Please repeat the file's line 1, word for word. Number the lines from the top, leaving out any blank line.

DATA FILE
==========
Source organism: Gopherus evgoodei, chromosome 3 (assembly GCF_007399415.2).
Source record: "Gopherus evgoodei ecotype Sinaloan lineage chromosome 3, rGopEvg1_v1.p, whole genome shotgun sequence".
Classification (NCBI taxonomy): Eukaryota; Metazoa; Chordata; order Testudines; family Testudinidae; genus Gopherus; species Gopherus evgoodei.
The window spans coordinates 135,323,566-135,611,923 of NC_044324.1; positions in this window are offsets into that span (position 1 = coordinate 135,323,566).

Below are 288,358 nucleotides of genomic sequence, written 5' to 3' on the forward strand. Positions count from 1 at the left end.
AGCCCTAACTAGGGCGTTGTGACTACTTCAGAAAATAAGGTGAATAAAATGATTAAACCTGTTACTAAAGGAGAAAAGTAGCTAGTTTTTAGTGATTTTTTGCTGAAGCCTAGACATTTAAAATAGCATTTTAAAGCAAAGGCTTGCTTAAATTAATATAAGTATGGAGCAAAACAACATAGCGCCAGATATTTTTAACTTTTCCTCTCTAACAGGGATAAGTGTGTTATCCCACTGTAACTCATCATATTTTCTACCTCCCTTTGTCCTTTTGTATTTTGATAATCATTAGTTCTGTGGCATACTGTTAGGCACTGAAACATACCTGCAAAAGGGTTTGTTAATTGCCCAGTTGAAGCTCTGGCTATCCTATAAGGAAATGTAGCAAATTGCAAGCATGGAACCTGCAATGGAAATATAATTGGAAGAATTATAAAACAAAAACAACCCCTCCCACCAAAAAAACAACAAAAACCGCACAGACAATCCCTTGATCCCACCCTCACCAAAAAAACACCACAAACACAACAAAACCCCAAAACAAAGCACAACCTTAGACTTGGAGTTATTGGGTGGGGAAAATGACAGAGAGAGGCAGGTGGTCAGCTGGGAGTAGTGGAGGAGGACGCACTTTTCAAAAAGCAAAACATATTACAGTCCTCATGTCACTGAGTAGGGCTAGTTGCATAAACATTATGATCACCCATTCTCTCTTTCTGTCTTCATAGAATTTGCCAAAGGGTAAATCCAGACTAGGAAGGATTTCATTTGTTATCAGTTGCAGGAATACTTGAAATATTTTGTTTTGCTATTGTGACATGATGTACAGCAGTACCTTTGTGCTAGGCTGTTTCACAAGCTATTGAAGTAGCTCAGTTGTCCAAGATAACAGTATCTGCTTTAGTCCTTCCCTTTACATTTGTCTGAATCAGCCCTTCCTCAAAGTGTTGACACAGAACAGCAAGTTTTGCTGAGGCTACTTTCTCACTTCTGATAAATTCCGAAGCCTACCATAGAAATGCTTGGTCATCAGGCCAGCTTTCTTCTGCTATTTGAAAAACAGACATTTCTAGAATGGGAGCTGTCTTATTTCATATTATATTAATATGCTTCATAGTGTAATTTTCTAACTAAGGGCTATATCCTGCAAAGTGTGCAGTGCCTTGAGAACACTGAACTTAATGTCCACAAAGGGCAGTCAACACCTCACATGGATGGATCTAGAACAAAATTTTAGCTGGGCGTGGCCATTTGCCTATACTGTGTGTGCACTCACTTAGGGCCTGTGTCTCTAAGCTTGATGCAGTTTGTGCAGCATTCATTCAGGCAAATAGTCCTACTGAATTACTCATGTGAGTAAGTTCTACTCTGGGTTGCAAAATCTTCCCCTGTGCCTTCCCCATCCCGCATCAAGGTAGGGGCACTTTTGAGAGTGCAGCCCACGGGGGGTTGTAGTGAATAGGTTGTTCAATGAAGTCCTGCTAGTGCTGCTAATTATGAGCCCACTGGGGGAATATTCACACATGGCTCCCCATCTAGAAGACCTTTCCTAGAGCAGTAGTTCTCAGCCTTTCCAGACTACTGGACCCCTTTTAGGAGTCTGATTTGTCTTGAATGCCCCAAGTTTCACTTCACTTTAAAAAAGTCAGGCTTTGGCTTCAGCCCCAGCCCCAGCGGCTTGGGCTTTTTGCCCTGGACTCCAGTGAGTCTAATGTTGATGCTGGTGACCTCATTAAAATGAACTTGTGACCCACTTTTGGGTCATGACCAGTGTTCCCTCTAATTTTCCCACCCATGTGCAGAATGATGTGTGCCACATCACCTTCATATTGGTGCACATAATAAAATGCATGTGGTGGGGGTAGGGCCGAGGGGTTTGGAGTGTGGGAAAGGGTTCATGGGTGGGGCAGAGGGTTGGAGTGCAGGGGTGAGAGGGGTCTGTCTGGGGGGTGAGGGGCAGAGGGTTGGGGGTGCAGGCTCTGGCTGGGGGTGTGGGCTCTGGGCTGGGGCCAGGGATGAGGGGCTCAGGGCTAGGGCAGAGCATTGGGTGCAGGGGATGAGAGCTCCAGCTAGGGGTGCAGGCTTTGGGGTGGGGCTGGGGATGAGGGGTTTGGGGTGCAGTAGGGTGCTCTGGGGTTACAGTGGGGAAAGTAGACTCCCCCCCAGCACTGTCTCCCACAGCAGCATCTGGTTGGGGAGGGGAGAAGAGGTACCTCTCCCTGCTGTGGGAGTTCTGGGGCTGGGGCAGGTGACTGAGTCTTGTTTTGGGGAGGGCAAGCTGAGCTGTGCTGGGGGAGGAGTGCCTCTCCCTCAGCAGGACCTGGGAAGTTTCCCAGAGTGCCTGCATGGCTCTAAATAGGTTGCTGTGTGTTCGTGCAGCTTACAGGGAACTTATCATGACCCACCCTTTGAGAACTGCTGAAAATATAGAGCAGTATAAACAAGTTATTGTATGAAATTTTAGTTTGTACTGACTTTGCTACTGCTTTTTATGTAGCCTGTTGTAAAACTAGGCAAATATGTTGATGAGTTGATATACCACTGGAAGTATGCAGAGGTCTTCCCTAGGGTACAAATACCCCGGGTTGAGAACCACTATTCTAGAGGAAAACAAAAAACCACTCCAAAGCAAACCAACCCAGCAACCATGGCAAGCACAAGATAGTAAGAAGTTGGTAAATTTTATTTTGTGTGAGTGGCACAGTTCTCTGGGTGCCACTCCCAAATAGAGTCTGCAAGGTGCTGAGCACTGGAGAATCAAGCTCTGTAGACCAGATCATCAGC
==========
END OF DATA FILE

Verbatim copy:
Source organism: Gopherus evgoodei, chromosome 3 (assembly GCF_007399415.2).